Sir John Bourn, head of the National Audit Office, told Parliament today that the introduction of competition into the domestic gas market has benefited customers through lower prices, greater choice and better service. Some 20 million domestic customers currently spend around £6 billion a year on gas and so far over 4 million have switched to one of the 25 new suppliers. Since domestic competition began in April 1996, those customers who have switched have saved an average of £78 a year in real terms* on their gas bills compared to the prices in 1996. Customers who have remained with their existing supplier have also benefited from price reductions over the same period, saving an average of £48 a year, but there is scope for more customers to achieve further savings – £30 a year by changing supplier and, more generally, £20 a year by customers changing the way they pay for their gas. The benefits for customers already achieved by competition reflect well on OFGAS, the gas regulator, Transco and the rest of the gas industry.
*Savings based on an annual consumption of 19,050 kWh – a typical amount for a domestic consumer.
The National Audit Office found that:
Prices and bills
- Since the introduction of competition began in April 1996, customers who have changed to a new supplier have seen a reduction in their bills averaging £78 a year in real terms. Customers who have stayed with British Gas Trading have seen a reduction averaging £48 a year in real terms.
- These reductions total some £1 billion. And while they are partly the result of price controls imposed by OFGAS on Transco and British Gas Trading, competition has also been an important cause, especially for customers who have changed their supplier.
- Many customers can save even more, by either:
- changing supplier, for example saving around £30 a year for a British Gas Trading customer, based on the average of the prices of the other suppliers; or
- changing the way they pay for their gas, for example saving £20 a year by changing from cash or cheque to monthly direct debit, based on the average prices of all gas suppliers.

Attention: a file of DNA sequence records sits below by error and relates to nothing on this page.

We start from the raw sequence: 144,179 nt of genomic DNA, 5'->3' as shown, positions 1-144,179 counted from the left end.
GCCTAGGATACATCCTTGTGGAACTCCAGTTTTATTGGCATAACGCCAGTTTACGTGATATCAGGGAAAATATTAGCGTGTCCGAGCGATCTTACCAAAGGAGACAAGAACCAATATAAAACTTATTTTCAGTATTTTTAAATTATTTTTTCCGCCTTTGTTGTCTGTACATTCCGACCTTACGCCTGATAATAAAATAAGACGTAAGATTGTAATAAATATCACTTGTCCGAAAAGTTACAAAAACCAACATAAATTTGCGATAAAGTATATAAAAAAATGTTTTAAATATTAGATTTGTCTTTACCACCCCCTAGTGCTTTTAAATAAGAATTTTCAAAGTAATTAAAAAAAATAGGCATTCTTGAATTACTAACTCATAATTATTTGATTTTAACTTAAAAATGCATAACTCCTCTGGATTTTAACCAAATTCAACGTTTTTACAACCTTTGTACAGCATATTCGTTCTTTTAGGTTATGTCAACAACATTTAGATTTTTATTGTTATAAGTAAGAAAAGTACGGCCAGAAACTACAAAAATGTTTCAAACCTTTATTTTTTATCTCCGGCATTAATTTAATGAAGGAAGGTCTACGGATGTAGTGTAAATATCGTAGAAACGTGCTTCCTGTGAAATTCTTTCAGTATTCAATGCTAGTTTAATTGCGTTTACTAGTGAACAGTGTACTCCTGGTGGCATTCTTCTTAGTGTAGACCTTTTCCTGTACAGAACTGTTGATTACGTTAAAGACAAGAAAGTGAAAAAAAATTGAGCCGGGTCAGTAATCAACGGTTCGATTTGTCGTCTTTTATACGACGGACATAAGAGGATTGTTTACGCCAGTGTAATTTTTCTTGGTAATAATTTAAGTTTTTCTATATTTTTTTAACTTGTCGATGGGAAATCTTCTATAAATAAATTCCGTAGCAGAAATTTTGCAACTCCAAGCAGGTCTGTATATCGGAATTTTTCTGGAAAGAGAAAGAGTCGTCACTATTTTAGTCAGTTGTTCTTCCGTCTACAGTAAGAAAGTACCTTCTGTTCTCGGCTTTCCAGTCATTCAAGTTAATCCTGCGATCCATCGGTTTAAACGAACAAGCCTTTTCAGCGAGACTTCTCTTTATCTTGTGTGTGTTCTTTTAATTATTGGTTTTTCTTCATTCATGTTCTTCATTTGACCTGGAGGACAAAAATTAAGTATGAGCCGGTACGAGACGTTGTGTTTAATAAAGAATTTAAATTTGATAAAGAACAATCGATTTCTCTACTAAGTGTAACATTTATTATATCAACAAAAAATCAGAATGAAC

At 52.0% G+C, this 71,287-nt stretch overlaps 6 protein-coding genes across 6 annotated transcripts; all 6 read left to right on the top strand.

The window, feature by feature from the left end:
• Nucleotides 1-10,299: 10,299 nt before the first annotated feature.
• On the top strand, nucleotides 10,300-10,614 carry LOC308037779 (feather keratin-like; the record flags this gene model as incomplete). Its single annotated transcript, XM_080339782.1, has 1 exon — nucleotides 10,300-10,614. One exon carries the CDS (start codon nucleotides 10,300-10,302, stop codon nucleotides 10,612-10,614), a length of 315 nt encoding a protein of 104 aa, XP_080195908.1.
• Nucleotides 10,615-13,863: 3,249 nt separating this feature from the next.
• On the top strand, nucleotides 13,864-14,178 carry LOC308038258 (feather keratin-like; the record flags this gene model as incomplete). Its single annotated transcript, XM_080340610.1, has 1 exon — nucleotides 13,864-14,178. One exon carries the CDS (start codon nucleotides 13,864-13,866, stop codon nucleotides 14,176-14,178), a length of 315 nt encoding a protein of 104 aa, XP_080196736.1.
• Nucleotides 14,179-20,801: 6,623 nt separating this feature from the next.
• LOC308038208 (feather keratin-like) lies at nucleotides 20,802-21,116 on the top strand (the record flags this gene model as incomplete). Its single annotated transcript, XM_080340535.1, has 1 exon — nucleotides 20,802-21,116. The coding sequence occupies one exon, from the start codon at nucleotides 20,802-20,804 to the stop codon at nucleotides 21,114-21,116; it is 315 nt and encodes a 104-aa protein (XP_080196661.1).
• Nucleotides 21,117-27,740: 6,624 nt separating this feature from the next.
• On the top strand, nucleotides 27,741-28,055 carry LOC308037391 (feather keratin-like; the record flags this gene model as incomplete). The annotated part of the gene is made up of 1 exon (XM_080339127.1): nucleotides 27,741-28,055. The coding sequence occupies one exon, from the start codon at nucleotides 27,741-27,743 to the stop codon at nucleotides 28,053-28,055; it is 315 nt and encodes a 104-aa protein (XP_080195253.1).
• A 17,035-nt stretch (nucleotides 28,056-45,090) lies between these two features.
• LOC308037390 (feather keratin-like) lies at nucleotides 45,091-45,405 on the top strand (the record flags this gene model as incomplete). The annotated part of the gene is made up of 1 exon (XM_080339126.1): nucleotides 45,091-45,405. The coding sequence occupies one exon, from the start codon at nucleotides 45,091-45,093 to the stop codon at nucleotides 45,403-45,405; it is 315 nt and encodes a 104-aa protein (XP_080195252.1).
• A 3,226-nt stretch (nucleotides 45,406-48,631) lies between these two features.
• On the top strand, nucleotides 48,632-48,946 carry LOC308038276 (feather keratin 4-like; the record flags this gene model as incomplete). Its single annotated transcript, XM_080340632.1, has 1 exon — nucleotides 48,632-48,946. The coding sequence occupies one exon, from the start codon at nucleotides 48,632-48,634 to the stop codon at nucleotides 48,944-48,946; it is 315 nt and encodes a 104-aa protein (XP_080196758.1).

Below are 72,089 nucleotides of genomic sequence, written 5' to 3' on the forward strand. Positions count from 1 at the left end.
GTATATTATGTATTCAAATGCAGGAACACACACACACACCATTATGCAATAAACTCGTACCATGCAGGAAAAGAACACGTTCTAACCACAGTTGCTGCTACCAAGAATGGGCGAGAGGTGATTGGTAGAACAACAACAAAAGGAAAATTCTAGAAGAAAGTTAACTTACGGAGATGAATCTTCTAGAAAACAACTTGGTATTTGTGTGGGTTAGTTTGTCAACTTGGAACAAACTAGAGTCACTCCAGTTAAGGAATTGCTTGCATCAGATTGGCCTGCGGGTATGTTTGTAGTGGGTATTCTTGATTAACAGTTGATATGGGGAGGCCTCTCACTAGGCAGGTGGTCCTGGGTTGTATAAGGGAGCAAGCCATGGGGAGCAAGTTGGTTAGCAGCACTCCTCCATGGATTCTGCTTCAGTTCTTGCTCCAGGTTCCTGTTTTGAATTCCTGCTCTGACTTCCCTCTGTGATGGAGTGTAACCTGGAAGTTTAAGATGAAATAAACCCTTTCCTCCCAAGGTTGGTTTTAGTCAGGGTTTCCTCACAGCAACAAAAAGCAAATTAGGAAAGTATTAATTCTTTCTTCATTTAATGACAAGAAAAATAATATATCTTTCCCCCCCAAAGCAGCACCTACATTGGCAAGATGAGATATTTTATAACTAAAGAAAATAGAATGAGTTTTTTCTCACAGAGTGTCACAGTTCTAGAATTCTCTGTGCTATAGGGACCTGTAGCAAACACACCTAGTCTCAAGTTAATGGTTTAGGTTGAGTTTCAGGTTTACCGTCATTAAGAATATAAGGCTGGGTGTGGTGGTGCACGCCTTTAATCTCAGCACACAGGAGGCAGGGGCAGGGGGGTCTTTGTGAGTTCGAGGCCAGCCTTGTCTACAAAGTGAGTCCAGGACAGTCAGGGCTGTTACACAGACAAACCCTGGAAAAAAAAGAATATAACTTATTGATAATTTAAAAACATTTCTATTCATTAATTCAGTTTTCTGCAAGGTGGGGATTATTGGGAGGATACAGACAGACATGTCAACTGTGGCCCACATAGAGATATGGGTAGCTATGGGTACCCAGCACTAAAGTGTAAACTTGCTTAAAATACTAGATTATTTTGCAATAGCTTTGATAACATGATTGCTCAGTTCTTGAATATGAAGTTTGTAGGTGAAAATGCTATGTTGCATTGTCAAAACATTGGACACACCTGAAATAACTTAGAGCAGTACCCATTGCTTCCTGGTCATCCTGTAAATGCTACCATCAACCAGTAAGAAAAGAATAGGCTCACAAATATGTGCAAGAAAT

- Twenty six companies are now actively marketing to domestic customers and over four million customers have changed supplier. In a survey carried out by MORI for us and OFGAS, 95 per cent of customers told us that they were aware that competition had been introduced and 58 per cent considered themselves to be well informed about it.
- However, while 30 per cent of customers in the survey said they found it easy to compare prices, 27 per cent said it was it difficult.
- Few prices on offer from new suppliers to the 1.4 million customers using prepayment meters are much lower than British Gas Trading’s, suggesting that price competition to attract these customers is weak.
- And a number of factors suggest that competition alone cannot yet be relied upon fully to protect customers.
- Customers generally consider it easy to change supplier. Even among customers who have not changed supplier, 72 per cent in our survey said that they thought it would be easy. Nonetheless, OFGAS and the Gas Consumers’ Council received 45,000 complaints about transfers in 1998; there has been concern at the time taken to implement customers’ requests to change supplier.
- Take-up of special services that suppliers are required to make available to the elderly, the disabled and other special groups of customers is only nine per cent.
- While most customers in our survey said the quality of service has not changed since competition was introduced, the majority of customers said they were satisfied with the service they received. Among those customers who say the quality of service has changed, more say it has improved than say it is worse.
The National Audit Office recommend that OFGAS should:
- Seek to improve customers’ knowledge of the impact on their gas bills of their choice of supplier and payment method.
- Consider how competition to supply customers using prepayment meters might be strengthened.
- Continue to keep the development of competition under careful review.
- Review the process by which customers are transferred to a new supplier to establish if this could be done more quickly.
- Establish why there is a low take up of the special services for the elderly and disabled and consider what action might be taken to increase take up.